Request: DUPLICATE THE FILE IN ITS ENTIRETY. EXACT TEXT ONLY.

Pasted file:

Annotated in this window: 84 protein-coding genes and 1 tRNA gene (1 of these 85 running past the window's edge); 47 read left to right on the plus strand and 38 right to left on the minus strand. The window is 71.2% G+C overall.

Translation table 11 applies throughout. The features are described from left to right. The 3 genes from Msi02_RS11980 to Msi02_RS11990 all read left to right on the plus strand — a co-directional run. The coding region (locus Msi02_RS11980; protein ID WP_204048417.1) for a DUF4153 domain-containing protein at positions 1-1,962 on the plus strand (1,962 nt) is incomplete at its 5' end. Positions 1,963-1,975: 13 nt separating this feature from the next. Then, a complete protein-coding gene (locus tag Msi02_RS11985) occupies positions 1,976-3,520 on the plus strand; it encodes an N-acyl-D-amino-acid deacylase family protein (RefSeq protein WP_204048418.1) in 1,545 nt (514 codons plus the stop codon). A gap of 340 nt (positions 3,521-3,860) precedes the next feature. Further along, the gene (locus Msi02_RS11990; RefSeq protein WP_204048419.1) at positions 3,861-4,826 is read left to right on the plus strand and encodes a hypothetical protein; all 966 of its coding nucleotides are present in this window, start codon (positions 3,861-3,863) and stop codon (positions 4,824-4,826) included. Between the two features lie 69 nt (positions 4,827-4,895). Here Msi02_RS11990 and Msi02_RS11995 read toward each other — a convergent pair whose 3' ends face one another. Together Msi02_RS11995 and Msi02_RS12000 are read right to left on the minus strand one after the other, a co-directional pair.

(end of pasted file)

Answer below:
Annotated in this window: 84 protein-coding genes and 1 tRNA gene (1 of these 85 running past the window's edge); 47 read left to right on the plus strand and 38 right to left on the minus strand. The window is 71.2% G+C overall.

Translation table 11 applies throughout. The features are described from left to right. The 3 genes from Msi02_RS11980 to Msi02_RS11990 all read left to right on the plus strand — a co-directional run. The coding region (locus Msi02_RS11980; protein ID WP_204048417.1) for a DUF4153 domain-containing protein at positions 1-1,962 on the plus strand (1,962 nt) is incomplete at its 5' end. Positions 1,963-1,975: 13 nt separating this feature from the next. Then, a complete protein-coding gene (locus tag Msi02_RS11985) occupies positions 1,976-3,520 on the plus strand; it encodes an N-acyl-D-amino-acid deacylase family protein (RefSeq protein WP_204048418.1) in 1,545 nt (514 codons plus the stop codon). A gap of 340 nt (positions 3,521-3,860) precedes the next feature. Further along, the gene (locus Msi02_RS11990; RefSeq protein WP_204048419.1) at positions 3,861-4,826 is read left to right on the plus strand and encodes a hypothetical protein; all 966 of its coding nucleotides are present in this window, start codon (positions 3,861-3,863) and stop codon (positions 4,824-4,826) included. Between the two features lie 69 nt (positions 4,827-4,895). Here Msi02_RS11990 and Msi02_RS11995 read toward each other — a convergent pair whose 3' ends face one another. Together Msi02_RS11995 and Msi02_RS12000 are read right to left on the minus strand one after the other, a co-directional pair.